Does perceived treatment of unfamiliar employees affect consumer brand attitudes? Social dominance ideologies reveal who cares the most and why

Matthew A. Maxwell-Smith, Tiffany Barnett White, Denise Lewin Loyd

Research output: Contribution to journalArticle

Abstract

We investigate when, why, and for whom information regarding the treatment of unfamiliar employees—those with whom consumers have had no prior contact—is most likely to affect brand attitudes and intentions. Three experimental studies that varied whether a brand ostensibly offered employees more versus less favorable working conditions and benefits observed that: (i) perceptions of treatment of unfamiliar employees have a substantial impact on brand attitudes and corresponding intentions; (ii) political ideologies regarding the acceptance of inequality and dominance between societal groups play an important role in determining the magnitude of these effects; and (iii) joint effects of dominance ideologies and perceived employee treatment are mediated by empathy toward the employees and trust that workforce issues are handled appropriately. Thus, consumers empathize with and respond to distressing conditions of poor treatment for unfamiliar employees, and in this way, employee voices can have a powerful impact on their brand.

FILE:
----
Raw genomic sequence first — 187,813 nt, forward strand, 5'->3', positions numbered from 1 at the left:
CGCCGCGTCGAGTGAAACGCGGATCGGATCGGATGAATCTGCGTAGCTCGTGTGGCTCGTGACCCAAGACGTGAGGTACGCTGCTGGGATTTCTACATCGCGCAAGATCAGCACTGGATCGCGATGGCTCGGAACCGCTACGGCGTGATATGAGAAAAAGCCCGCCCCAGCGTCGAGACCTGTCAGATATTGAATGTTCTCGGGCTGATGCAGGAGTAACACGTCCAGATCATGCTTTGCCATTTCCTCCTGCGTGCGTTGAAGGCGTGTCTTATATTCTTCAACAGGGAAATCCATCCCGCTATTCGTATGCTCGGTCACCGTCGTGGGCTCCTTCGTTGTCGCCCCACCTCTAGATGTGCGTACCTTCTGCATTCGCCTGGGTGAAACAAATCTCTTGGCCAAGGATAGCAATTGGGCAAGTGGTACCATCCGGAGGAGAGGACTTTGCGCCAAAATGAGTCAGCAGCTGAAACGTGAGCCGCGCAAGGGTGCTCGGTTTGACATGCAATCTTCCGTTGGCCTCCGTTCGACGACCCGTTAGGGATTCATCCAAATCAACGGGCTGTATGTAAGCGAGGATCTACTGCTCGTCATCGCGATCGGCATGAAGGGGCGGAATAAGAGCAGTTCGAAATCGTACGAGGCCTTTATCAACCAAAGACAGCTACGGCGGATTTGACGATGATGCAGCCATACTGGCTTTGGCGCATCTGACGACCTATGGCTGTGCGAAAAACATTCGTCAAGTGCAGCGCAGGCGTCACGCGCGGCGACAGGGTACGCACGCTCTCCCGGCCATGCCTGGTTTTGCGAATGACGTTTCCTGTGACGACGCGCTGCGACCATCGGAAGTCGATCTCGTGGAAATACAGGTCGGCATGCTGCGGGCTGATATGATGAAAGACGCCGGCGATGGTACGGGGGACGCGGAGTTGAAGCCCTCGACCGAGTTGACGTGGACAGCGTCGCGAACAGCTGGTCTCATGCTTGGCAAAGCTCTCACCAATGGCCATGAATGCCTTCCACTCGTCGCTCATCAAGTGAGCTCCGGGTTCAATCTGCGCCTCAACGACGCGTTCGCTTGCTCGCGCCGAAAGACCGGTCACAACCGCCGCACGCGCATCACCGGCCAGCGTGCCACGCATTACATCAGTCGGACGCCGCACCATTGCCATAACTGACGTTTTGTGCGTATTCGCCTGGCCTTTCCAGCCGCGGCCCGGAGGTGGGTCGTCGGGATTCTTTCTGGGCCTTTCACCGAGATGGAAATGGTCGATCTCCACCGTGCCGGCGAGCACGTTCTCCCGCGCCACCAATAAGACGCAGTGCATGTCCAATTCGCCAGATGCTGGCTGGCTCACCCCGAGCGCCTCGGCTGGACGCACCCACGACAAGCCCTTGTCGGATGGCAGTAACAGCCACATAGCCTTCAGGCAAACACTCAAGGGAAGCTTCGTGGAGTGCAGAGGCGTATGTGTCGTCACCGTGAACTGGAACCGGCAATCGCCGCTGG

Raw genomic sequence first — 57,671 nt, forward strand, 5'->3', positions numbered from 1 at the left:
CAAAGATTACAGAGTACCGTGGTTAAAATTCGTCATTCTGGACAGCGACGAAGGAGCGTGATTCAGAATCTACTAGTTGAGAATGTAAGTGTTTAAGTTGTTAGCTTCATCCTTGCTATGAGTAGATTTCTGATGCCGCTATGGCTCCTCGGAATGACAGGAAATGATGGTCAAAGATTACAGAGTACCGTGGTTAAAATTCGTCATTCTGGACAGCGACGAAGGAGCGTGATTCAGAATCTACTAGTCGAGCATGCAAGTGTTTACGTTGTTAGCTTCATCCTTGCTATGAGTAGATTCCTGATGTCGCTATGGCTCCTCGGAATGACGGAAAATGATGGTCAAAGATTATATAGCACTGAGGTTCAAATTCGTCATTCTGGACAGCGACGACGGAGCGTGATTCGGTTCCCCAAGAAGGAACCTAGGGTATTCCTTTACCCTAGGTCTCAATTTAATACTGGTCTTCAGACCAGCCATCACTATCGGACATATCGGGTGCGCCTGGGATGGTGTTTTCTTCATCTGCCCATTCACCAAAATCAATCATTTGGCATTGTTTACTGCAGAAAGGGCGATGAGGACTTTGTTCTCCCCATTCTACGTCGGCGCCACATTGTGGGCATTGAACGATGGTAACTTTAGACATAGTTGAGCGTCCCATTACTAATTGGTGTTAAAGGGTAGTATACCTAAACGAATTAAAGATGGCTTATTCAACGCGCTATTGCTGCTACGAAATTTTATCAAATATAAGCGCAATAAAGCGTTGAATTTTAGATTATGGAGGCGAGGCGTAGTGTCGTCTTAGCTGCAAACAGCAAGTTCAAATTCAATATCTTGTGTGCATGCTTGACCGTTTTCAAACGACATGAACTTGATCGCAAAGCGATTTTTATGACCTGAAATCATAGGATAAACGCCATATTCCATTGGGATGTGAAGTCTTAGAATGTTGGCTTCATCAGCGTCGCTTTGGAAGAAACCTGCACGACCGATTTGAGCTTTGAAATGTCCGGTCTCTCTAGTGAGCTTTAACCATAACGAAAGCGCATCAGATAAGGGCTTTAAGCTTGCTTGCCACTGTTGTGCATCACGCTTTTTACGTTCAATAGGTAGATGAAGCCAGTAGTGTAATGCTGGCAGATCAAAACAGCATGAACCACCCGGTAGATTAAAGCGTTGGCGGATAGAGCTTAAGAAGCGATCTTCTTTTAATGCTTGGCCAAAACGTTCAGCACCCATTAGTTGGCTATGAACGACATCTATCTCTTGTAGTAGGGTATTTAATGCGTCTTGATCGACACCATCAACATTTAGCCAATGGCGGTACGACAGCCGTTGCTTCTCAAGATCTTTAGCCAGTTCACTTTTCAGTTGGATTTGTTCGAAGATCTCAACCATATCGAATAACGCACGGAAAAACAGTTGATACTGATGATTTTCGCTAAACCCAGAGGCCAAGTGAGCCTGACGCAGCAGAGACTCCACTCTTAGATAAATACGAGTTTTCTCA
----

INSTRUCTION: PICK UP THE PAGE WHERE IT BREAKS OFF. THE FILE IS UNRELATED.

Original languageEnglish (US)
Pages (from-to)461-471
Number of pages11
JournalJournal of Business Research
Volume109
DOIs
StatePublished - Mar 2020

Keywords

  • Branding
  • Labor relations
  • Management
  • Political ideology
  • Social dominance orientation
  • Social dominance theory

ASJC Scopus subject areas

  • Marketing

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